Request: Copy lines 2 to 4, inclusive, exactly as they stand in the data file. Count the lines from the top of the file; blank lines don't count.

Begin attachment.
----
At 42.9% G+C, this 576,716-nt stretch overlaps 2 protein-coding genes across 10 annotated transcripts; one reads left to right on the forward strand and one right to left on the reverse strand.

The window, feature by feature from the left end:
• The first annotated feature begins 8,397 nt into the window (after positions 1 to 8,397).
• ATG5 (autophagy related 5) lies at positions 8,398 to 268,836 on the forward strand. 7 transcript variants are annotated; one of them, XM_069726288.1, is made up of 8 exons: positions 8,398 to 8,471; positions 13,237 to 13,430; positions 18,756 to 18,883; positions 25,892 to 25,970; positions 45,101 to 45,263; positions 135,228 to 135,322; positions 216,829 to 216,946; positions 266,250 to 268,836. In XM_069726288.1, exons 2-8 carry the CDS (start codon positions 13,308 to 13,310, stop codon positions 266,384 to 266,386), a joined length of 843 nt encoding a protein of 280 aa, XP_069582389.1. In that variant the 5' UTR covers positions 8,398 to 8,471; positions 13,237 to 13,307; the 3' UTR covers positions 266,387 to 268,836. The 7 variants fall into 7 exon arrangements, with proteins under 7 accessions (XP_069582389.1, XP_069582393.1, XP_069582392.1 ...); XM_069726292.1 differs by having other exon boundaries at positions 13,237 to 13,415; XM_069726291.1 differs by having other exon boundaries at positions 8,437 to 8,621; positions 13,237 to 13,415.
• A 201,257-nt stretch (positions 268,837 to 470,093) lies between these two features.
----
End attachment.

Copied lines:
The window, feature by feature from the left end:
• The first annotated feature begins 8,397 nt into the window (after positions 1 to 8,397).
• ATG5 (autophagy related 5) lies at positions 8,398 to 268,836 on the forward strand. 7 transcript variants are annotated; one of them, XM_069726288.1, is made up of 8 exons: positions 8,398 to 8,471; positions 13,237 to 13,430; positions 18,756 to 18,883; positions 25,892 to 25,970; positions 45,101 to 45,263; positions 135,228 to 135,322; positions 216,829 to 216,946; positions 266,250 to 268,836. In XM_069726288.1, exons 2-8 carry the CDS (start codon positions 13,308 to 13,310, stop codon positions 266,384 to 266,386), a joined length of 843 nt encoding a protein of 280 aa, XP_069582389.1. In that variant the 5' UTR covers positions 8,398 to 8,471; positions 13,237 to 13,307; the 3' UTR covers positions 266,387 to 268,836. The 7 variants fall into 7 exon arrangements, with proteins under 7 accessions (XP_069582389.1, XP_069582393.1, XP_069582392.1 ...); XM_069726292.1 differs by having other exon boundaries at positions 13,237 to 13,415; XM_069726291.1 differs by having other exon boundaries at positions 8,437 to 8,621; positions 13,237 to 13,415.